The name ReeLee comes from the combination of Kelsey’s grandparents names. Marie and Leo Parisi were married for over 50 years, and the name ReeLee was on their license plate, email, and any other thing that they shared. BrAngelina has nothing on these two! Leo passed away in 2011, and was a long time lover of horses, specifically racing. ReeLee has always been a symbol of love and strength for Kelsey. So when starting her business, ReeLee Restarting & Training, it was an easy choice to use the name to represent her training style that sets her apart from other trainers.
Kelsey began taking english riding lessons at the age of 6. She stuck with the hunter jumper show scene as a kid, and loved the riding but was not a fan of the politics, even at that early age. Her instructors were loud and menacing, and they wanted her to ride in the same way. In these years her riding improved, she learned discipline and form, but her attitude toward the show world was soured. It wasn’t until she went to summer camp at the age of 12 that she learned what it was to enjoy a horse without having to win anything, and thrived on that. After her last summer at camp, Kelsey began working for a local trail riding business teaching lessons, and working as a trail guide and camp counselor in exchange for board of a shared horse for her sister and herself. While working there, Kelsey took up Endurance and Barrel Racing, and continued to compete in AERC and NBHA sanctioned events through her college years.
Kelsey started her first few horses while working for that same trail ranch. The first horse she ever started there is now her go to pony horse for her training projects. She also started Arabian endurance prospects, and her first of what would become many wild mustangs. All she had when starting out training at this ranch was the ability to ride, and the harsh training techniques she had seen firsthand up until that point. But she knew she wanted to do things differently, even if there was no one around to show her how. So, if the horse was lost, and she was lost on how to help him, she stopped. She would sit and think, and if she couldn’t come up with a solution, she found someone who had one. From a book, or a video, or an article somewhere. To this day, she lives by this mantra in her training. Don’t keep spinning your tires in the mud when you are stuck, it will only dig you in deeper. Ask for help, use some creativity, and find a way to not get stuck next time.
When Kelsey went on to Colorado State University to study equine science she finally had the opportunity to learn from true horsemen. Through the colt starting program at CSU she was introduced to horsemen that have greatly influenced her techniques, and reinforced her original views on horsemanship. Horsemen such as Kevin Meyer, Dick Pieper, Bobbie Walton, Tom Faul, Bill Smith, Terry Crofoot, and Thomas Saunders; they all train in a way that makes the right thing easy, and the wrong thing difficult. They taught her how to recognize the natural behaviors of a horse, and utilize them to accomplish your goal. They taught her how to establish a relationship that builds trust and leads to a successful horse and rider team. The lasting connections she made through the CSU program and with those trainers allows her to still refer back to them to continue to improve and excel in training horses. She also broadened her scope of disciplines in playing for CSU’s Polo Team, participating in the schools Ranch Horse Versatility Club, and interning at Endurance Racing Stables and Working Cattle/Dude Ranches.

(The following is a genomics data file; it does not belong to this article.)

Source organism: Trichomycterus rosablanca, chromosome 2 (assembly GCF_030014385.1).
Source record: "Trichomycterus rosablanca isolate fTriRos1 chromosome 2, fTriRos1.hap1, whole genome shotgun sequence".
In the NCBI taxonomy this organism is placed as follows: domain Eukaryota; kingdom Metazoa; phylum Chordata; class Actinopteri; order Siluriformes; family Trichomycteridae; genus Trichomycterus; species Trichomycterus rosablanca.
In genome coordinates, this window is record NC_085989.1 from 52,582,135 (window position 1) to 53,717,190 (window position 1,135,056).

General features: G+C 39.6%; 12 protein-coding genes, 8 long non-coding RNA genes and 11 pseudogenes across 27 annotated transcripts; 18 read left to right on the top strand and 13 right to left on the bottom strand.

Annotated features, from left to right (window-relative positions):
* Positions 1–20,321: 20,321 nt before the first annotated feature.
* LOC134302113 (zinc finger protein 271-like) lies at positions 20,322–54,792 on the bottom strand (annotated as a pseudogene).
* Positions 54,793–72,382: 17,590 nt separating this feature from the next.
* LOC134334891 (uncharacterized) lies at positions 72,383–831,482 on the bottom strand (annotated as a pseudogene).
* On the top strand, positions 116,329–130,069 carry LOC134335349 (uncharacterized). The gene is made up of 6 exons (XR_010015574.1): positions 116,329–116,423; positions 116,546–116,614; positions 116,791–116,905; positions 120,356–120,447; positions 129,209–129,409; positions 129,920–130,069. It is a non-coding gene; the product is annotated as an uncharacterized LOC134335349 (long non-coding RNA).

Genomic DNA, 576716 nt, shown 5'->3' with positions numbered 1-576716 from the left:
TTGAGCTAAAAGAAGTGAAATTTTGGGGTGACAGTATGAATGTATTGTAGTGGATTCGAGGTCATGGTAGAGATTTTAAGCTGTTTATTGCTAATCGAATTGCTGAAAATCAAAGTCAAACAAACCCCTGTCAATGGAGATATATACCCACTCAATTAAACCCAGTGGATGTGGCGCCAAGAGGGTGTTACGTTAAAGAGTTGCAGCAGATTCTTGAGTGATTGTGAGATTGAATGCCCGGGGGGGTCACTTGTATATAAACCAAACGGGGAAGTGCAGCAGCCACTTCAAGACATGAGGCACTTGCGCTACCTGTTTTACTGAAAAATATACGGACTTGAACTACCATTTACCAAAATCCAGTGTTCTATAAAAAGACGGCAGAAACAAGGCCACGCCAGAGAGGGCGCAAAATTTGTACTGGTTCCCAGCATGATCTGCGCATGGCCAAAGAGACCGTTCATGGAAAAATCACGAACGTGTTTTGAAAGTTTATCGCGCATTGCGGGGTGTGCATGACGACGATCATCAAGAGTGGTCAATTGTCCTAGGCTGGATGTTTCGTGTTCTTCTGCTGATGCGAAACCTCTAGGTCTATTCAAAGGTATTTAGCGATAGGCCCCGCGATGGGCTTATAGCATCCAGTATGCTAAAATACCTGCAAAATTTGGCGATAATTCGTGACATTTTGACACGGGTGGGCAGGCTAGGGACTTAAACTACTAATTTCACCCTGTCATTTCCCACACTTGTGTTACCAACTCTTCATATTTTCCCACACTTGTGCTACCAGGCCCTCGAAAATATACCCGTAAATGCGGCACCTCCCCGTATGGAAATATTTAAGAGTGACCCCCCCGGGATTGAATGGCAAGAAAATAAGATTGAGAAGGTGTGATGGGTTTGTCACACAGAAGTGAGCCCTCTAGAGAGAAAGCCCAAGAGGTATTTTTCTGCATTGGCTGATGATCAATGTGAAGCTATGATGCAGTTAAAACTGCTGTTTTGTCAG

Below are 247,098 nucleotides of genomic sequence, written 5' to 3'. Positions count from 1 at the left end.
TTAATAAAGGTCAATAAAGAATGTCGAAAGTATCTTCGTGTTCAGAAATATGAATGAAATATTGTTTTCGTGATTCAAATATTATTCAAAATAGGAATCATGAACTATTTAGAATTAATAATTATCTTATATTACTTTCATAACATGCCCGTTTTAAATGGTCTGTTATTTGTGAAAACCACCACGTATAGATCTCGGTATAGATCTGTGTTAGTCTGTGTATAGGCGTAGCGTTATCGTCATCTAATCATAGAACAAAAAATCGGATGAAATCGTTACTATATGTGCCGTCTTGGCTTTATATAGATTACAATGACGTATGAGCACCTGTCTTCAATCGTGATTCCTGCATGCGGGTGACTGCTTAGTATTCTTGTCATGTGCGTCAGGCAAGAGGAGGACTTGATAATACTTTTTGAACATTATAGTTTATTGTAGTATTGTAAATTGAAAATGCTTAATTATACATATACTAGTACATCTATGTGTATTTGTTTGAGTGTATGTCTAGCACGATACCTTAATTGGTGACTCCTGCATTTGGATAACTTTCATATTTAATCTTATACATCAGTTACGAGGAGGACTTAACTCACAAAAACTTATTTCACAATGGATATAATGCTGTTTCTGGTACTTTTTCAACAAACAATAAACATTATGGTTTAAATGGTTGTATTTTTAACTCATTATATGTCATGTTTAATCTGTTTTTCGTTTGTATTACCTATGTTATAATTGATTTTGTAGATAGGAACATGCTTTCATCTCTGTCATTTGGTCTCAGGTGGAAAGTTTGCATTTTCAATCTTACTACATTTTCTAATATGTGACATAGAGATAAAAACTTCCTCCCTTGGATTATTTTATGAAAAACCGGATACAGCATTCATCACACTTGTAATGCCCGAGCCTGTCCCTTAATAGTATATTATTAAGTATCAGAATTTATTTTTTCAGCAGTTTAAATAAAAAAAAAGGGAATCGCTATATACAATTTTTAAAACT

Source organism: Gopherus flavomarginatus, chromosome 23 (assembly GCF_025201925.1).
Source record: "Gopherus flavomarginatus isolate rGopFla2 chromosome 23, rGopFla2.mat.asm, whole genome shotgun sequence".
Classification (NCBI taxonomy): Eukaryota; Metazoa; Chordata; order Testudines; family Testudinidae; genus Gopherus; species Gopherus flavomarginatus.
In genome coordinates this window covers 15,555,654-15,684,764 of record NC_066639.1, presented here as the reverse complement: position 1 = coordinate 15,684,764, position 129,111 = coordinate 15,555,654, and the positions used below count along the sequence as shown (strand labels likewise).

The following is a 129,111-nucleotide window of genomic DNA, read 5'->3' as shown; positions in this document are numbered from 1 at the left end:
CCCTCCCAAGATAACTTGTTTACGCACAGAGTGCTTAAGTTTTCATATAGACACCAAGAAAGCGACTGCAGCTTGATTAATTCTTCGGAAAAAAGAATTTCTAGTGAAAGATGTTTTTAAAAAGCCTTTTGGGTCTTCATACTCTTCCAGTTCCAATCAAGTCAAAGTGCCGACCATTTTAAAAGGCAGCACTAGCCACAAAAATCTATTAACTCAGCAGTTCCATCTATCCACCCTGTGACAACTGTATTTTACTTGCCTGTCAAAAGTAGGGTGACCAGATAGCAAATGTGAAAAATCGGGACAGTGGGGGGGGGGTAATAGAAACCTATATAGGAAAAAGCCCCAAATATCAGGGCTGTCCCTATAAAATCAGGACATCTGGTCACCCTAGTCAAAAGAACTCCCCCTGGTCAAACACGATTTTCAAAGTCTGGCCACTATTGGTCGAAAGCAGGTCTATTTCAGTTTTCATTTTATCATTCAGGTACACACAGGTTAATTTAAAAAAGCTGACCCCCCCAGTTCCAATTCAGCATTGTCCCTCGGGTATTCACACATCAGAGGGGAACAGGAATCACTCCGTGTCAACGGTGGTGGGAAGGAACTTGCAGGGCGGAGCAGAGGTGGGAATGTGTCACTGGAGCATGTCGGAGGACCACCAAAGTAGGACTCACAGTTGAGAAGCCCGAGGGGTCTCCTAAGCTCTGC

When Kelsey graduated from CSU, she traveled the world seeking knowledge from as many trainers as she could. She spent 9 months working for two of the top racehorse trainers in Australia, Jake Stephens and Gai Waterhouse. When she returned to the states, she was an assistant trainer and rider at Parx Racing for two years under Robert E Reid, Jr. While working at Parx she would help re-home horses who retired, got hurt, or weren’t fast enough from her barn. She even kept one for herself, and is still involved with Turning For Home, the Parx thoroughbred retirement program. When Kelsey left Parx it was to broaden her knowledge even further. So, she moved to Texas to explore the cutting horse industry.
When Kelsey got to Texas she thought she would be working under a horsemen whose reputation preceded him as impeccable. Unfortunately, it didn’t take long to realize that he was just another trainer on a time crunch trying to earn the big checks. She loved the sport, but was not a fan of the way this trainer got to his finished product. She tried to tough it out, and learn what she could. She figured, at least the horses she worked with would be a little better off in her hands. But soon she had to choose between sympathizing with horses whose circumstances she could not change, and moving on so she could make a difference in the equine industry.
Within a year of returning to Pennsylvania, Kelsey started ReeLee Restarting and Training and won the 2015 East Coast Equine Comeback Challenge. Such success in a short period of time, proves that training using ethical methods can be successful. It was once said, “A horseman can be a trainer, but not every trainer is a horseman.” Kelsey Parisi is a horseman, and will gladly share her knowledge with anyone who is willing to watch, listen, and learn.